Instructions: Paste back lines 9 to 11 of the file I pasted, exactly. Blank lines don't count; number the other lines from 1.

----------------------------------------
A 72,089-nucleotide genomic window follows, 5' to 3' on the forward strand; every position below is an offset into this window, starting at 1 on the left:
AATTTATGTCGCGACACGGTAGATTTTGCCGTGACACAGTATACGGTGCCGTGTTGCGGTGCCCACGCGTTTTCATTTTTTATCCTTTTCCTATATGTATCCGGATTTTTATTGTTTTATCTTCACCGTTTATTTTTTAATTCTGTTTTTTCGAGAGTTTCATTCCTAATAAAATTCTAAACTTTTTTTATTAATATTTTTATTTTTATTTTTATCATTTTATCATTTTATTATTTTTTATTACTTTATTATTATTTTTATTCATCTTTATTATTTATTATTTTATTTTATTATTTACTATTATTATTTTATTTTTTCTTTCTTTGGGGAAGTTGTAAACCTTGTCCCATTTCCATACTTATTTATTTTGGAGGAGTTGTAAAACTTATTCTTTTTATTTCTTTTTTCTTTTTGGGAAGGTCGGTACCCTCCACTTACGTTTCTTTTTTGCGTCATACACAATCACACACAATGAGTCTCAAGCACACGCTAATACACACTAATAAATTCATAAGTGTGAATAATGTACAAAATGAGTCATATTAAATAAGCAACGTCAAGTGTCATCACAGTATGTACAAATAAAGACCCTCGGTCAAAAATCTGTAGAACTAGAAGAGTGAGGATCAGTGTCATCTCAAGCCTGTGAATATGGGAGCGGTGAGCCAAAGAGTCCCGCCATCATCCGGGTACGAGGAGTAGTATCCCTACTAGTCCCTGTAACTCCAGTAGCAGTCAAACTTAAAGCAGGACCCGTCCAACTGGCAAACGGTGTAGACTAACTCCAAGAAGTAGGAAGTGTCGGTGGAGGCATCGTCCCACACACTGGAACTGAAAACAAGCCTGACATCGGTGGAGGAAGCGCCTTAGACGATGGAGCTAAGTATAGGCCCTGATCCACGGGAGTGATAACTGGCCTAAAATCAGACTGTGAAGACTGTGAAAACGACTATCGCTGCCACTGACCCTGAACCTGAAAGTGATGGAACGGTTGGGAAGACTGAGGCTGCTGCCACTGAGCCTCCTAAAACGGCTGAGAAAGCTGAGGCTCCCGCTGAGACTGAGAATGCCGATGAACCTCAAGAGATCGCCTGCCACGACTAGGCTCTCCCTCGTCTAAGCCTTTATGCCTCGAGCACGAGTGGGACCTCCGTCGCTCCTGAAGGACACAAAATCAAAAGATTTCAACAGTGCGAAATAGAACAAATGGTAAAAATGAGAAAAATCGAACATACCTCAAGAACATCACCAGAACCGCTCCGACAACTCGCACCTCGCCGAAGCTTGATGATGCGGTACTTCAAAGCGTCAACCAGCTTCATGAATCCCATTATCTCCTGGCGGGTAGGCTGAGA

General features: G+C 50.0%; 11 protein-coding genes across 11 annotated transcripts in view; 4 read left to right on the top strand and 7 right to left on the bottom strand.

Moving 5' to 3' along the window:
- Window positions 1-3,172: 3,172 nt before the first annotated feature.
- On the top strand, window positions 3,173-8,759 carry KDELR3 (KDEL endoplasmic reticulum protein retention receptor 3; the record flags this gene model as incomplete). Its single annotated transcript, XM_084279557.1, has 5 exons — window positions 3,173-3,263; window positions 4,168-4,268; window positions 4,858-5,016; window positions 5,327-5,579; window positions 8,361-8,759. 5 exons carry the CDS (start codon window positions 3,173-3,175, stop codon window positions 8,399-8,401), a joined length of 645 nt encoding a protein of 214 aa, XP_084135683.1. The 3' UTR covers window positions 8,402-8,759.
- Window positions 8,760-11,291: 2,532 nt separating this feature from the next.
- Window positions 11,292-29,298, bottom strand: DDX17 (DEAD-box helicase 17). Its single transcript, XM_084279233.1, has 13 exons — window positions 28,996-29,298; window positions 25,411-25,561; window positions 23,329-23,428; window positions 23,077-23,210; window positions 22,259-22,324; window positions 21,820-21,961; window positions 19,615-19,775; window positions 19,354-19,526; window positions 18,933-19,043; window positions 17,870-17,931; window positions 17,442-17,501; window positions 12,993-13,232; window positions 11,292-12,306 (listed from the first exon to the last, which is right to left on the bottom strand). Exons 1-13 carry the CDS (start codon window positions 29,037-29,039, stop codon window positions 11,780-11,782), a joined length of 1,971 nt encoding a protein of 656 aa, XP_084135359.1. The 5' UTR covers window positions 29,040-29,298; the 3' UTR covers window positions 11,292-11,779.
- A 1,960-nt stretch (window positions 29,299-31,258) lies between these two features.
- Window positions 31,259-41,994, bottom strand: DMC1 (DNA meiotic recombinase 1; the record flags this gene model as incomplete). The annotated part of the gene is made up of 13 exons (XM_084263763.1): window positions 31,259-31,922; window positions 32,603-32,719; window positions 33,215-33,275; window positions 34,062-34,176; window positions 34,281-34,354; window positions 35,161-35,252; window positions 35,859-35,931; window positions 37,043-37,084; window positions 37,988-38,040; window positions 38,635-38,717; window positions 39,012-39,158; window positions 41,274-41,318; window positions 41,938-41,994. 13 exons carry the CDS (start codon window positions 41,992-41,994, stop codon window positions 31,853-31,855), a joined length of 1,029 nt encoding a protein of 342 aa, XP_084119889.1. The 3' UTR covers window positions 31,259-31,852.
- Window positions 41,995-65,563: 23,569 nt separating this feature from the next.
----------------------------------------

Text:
- A 1,960-nt stretch (window positions 29,299-31,258) lies between these two features.
- Window positions 31,259-41,994, bottom strand: DMC1 (DNA meiotic recombinase 1; the record flags this gene model as incomplete). The annotated part of the gene is made up of 13 exons (XM_084263763.1): window positions 31,259-31,922; window positions 32,603-32,719; window positions 33,215-33,275; window positions 34,062-34,176; window positions 34,281-34,354; window positions 35,161-35,252; window positions 35,859-35,931; window positions 37,043-37,084; window positions 37,988-38,040; window positions 38,635-38,717; window positions 39,012-39,158; window positions 41,274-41,318; window positions 41,938-41,994. 13 exons carry the CDS (start codon window positions 41,992-41,994, stop codon window positions 31,853-31,855), a joined length of 1,029 nt encoding a protein of 342 aa, XP_084119889.1. The 3' UTR covers window positions 31,259-31,852.
- Window positions 41,995-65,563: 23,569 nt separating this feature from the next.